Former Gov. Bill Richardson Issues Human Rights Day Statement on International Decline of Death Penalty

December 10 is Human Rights Day, the 65th anniversary of the United Nations' adoption of the Universal Declaration of Human Rights. To mark this anniversary, former New Mexico Governor Bill Richardson (pictured) joined Federico Mayor, President of the International Commission Against the Death Penalty, in drawing attention to the steady decline internationally in the use of the death penalty. As governor, Richardson had signed New Mexico's death-penalty repeal bill in 2009. In an op-ed in the Global Post, Richardson and Mayor noted that, in the late 1970s, only 16 countries had completely abolished the death penalty. Today, 150 countries are abolitionist in law or in practice. In 2012, 111 countries supported a UN resolution calling for a global moratorium on executions. The authors stated that countries have ended capital punishment "because experience and evidence demonstrate that the death penalty is cruel, irrevocable and a violation of the right to life. It damages and poisons society by endorsing violence, and by causing injustice and suffering. It has no particular deterrent effect on violent crime, and in fact abolitionist nations often have lower murder rates than those that still execute." Read the full op-ed below.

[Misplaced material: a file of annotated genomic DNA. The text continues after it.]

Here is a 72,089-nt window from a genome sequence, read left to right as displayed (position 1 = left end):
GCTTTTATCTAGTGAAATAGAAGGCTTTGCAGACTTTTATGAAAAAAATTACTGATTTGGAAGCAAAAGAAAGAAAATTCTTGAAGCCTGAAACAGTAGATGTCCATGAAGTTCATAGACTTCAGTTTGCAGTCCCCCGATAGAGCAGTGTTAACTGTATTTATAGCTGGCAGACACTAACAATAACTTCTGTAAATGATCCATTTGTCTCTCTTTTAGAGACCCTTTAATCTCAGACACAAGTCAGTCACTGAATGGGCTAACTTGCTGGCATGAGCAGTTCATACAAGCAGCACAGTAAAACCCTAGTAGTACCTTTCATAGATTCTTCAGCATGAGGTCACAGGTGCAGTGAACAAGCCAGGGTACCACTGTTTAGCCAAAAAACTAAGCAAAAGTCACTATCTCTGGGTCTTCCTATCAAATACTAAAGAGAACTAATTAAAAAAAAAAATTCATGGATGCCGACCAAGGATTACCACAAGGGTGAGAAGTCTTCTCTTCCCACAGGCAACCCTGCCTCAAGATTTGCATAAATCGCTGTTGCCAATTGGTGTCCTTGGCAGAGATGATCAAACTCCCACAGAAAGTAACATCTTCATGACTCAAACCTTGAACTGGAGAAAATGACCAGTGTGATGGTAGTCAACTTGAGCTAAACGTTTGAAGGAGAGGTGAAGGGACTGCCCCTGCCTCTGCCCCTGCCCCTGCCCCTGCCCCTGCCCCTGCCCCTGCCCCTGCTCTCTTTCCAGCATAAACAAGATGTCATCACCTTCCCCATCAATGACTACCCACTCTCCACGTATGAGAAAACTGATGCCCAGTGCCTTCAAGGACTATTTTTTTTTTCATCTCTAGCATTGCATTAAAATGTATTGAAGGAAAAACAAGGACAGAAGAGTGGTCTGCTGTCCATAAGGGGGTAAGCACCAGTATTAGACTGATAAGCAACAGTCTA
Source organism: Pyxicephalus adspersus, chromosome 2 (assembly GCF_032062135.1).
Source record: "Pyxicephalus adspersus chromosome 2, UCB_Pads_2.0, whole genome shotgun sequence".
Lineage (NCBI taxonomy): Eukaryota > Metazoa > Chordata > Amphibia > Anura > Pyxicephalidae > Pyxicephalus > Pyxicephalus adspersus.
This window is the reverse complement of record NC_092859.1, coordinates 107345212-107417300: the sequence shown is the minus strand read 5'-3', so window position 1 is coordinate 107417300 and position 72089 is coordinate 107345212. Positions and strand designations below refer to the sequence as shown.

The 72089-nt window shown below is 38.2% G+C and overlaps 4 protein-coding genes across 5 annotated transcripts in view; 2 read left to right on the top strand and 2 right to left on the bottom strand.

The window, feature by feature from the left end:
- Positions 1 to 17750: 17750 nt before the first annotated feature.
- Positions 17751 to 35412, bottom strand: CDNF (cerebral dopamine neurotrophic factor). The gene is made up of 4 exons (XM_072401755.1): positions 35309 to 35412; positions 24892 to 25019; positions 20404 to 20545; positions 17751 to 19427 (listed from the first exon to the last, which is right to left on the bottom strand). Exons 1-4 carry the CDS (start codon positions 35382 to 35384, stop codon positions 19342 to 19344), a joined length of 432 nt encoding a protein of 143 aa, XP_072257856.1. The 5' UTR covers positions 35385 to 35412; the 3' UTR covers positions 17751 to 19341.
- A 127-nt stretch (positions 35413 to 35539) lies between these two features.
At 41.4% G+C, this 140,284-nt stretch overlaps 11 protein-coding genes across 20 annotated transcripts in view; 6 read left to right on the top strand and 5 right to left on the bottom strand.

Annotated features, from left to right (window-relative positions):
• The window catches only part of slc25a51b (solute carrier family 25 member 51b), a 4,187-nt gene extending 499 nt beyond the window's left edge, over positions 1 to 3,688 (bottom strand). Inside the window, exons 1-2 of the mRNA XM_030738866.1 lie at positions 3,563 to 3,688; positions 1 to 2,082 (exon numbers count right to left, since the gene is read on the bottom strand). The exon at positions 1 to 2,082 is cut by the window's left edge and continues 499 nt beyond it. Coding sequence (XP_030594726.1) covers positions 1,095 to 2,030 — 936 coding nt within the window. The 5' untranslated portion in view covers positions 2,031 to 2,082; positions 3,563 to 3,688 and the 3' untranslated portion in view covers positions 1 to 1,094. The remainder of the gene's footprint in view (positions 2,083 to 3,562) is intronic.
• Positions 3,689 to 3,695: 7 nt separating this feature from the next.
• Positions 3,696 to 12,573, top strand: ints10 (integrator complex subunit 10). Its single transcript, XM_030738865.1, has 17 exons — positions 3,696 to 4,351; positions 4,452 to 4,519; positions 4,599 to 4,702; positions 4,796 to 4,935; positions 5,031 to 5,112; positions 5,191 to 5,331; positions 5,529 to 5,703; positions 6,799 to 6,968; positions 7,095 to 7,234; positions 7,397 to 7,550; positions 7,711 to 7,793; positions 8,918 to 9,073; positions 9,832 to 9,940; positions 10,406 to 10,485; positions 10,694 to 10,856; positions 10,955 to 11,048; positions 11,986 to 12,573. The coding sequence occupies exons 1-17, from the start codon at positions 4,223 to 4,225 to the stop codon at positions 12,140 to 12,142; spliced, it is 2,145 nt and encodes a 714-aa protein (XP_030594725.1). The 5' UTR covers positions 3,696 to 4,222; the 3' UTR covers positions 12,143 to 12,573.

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Colorado Governor Indefinitely Stays Execution Over Concerns About Flawed System

On May 22, Governor John Hickenlooper of Colorado granted an indefinite stay of execution to Nathan Dunlap, who was facing execution in August. In his Executive Order, the governor expressed concerns about the state’s death penalty system, calling it flawed and inequitable. He also noted the national trend away from capital punishment, with five states recently voting to repeal the death penalty and other states rarely using it. Hickenlooper stated, “If the State of Colorado is going to undertake the responsibility of executing a human being, the system must operate flawlessly. Colorado’s system for capital punishment is not flawless.” The governor underscored that his decision to grant a reprieve in this case was because of larger objections to the death penalty, and he was not granting clemency to Dunlap. He concluded, “It is a legitimate question whether we as a state should be taking lives.”

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BOOKS: Gil Wanger's Lifetime of Work Against Capital Punishment

The Michigan Committee Against Capital Punishment has published a collection of over 40 years of testimony, brochures, and other information by attorney and death-penalty expert Eugene Wanger. The collection begins with the resolution from Michigan's 1962 constitutional convention banning capital punishment in the state. It includes Wanger's testimony at numerous hearings opposing bills attempting to reinstate the death penalty, as well as brochures and short articles. The bound and boxed volume provides a comprehensive overview of the history of death-penalty legislation in Michigan. Through legislation in 1846, the state became first English-speaking government to abolish the death penalty for murder and lesser crimes.

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